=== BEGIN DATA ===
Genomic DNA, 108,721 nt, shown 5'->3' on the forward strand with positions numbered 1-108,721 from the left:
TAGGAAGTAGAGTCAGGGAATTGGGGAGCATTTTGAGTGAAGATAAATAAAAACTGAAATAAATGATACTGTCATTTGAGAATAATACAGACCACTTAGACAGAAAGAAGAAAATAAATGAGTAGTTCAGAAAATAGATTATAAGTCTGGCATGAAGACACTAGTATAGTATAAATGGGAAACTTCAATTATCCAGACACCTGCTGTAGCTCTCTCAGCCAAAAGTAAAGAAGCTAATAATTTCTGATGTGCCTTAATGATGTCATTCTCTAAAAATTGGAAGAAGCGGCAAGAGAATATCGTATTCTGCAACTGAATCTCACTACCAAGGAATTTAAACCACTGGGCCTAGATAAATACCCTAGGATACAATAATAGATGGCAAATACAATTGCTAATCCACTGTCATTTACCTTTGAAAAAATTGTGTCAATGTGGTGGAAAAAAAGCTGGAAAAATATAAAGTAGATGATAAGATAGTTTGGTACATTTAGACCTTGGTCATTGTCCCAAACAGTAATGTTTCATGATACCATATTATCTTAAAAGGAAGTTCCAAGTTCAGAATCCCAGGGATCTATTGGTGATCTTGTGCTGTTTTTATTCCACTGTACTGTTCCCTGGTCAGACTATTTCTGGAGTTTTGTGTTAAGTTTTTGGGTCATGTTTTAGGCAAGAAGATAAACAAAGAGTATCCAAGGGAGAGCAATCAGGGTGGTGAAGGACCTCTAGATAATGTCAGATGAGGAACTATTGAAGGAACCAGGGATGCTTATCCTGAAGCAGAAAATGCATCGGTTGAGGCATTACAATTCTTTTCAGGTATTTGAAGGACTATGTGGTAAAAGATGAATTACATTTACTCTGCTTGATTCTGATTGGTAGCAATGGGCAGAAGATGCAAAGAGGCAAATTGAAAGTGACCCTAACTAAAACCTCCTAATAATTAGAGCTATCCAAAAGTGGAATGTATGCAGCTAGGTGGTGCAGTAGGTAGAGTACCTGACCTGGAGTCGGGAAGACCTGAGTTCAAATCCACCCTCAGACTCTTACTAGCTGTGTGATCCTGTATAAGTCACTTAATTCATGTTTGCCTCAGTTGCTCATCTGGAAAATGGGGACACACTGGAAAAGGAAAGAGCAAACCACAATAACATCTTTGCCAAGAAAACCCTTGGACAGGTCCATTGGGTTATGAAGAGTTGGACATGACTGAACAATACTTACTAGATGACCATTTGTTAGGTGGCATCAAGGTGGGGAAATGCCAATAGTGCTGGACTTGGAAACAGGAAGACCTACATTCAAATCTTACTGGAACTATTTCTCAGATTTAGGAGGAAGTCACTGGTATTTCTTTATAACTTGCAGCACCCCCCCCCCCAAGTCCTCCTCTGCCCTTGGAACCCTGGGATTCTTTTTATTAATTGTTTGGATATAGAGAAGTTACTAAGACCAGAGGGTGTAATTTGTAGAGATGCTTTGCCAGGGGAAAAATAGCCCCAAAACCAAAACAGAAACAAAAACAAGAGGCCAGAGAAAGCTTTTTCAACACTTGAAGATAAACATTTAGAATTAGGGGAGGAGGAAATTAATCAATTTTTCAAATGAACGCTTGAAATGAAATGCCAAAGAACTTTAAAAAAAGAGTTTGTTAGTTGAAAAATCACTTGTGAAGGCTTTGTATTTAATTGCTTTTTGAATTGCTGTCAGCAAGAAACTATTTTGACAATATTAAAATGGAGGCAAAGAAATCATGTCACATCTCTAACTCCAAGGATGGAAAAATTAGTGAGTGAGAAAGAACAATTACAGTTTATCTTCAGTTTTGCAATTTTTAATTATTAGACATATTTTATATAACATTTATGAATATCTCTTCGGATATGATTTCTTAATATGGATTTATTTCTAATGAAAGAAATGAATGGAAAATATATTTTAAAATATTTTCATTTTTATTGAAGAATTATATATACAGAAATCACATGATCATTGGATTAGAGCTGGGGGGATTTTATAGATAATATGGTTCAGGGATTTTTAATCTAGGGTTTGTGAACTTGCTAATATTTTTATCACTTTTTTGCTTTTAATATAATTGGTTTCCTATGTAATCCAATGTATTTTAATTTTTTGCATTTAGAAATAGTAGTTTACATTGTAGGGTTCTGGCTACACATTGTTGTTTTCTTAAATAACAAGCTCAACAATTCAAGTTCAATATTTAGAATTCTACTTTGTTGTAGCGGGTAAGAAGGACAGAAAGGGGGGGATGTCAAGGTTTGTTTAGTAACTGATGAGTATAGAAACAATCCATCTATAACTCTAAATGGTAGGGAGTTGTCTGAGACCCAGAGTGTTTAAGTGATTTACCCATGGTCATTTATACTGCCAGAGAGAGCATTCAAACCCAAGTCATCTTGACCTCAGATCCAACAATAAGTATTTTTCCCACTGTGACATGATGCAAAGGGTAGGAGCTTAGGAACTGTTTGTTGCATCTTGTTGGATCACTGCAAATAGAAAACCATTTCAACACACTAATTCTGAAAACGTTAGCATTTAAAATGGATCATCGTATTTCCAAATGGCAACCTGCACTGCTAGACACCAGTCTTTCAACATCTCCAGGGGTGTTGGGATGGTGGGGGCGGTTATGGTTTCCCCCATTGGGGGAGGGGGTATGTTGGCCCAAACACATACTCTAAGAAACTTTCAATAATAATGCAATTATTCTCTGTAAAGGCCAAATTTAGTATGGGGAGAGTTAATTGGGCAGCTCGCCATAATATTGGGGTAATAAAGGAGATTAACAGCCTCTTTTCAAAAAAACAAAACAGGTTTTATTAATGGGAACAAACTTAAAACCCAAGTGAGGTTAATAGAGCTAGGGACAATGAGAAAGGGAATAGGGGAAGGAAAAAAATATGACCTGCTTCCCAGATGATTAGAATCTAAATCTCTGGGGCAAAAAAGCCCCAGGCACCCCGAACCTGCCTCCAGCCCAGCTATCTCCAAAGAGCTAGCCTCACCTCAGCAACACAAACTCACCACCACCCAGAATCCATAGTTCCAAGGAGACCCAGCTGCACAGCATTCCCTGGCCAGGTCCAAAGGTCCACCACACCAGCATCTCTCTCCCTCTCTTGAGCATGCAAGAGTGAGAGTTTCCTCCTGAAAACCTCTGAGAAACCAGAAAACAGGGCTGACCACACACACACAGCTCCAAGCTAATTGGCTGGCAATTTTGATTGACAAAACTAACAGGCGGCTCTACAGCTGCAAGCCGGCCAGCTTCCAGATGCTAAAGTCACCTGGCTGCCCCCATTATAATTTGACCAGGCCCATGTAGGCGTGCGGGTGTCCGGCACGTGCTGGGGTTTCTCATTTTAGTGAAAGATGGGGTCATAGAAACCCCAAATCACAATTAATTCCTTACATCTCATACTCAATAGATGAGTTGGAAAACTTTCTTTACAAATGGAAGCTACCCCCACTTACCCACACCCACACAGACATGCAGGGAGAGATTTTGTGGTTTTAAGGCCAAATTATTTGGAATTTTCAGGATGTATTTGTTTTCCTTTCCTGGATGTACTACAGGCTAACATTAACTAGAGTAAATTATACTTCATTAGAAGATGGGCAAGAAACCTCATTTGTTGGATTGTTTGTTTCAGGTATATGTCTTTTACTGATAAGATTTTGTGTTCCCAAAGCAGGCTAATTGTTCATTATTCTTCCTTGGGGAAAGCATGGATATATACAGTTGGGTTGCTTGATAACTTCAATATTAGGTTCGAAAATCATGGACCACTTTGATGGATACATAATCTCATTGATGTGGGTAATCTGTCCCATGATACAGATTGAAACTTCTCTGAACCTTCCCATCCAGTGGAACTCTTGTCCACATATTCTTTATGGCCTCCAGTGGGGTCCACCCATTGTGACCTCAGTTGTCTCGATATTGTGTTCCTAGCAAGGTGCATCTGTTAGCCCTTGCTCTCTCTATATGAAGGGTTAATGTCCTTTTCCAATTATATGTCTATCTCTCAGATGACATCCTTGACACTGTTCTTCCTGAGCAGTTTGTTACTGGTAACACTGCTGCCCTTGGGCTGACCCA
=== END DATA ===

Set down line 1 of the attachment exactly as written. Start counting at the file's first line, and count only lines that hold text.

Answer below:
Genomic DNA, 108,721 nt, shown 5'->3' on the forward strand with positions numbered 1-108,721 from the left: